In the chapters of “Understanding Comics” by Scott McCloud, the author explores the concept of sequential art and how it creates meaning in comics. He defines sequential art as the arrangement of images over time to tell a story. McCloud also explains the role of gutters, the blank spaces between panels in a comic, in creating narrative time frames. He argues that the gutters act as a bridge between panels, allowing the reader to construct a story from the sequence of images. McCloud also explores the use of time frames in comics, such as the slow-motion effect and the overlapping of events in different panels, to create a sense of time and movement. Throughout the chapters, McCloud uses examples from different comics to illustrate his points, demonstrating the power of sequential art, gutters, and time frames in the medium of comics.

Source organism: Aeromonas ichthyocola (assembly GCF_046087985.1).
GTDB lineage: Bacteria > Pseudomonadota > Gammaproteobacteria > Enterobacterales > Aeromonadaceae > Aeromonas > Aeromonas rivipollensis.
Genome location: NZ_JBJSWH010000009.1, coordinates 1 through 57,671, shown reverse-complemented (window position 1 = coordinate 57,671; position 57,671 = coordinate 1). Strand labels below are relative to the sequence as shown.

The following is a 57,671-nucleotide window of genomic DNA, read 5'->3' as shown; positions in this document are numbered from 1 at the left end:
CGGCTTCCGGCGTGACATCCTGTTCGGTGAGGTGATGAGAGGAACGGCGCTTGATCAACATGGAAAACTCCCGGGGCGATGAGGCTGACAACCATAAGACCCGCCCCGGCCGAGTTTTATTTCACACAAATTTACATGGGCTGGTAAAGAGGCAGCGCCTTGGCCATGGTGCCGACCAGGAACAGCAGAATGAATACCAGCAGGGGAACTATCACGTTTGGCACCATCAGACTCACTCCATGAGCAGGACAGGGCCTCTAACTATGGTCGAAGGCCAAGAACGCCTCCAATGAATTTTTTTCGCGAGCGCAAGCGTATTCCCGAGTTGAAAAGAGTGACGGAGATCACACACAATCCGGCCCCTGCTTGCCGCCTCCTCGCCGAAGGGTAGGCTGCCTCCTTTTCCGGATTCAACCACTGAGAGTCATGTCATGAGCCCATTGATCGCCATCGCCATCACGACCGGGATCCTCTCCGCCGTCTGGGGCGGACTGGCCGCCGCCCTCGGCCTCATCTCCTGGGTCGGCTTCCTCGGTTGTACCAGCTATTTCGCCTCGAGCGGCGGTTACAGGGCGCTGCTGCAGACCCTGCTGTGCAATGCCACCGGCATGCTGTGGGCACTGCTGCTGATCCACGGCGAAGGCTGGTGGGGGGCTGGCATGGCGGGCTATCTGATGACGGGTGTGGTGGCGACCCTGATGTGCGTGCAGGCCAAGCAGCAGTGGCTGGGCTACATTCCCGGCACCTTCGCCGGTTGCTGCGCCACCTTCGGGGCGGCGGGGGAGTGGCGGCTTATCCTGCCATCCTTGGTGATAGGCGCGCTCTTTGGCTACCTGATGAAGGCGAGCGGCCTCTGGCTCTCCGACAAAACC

how might you approach the next visual narrative assignment?
I plan to create a video for the next visual narrative assignment. Though McCloud gives great advice and information on the use of mediums used in comics , video seems to be a great way to guide a viewers attention to help “construct a story”. Especially if there are no words said and just visuals of actions or objects. It leaves room for the audience to explore and construct the story in another way.
What do McCloud’s ideas generate for you in your own digital storytelling? Try to think outside the box.
McCloud believes that the simplicity of comic book visuals gives the visuals more power, largely because they call upon the comic book reader to help create the meaning. For my own digital story telling, I’d like to explore that in different mediums such as music, drawing (or in his way, comics and illustration), photography, maybe in just sounds or audio that don’t involve words or phrases but simply organic sounds of everyday life.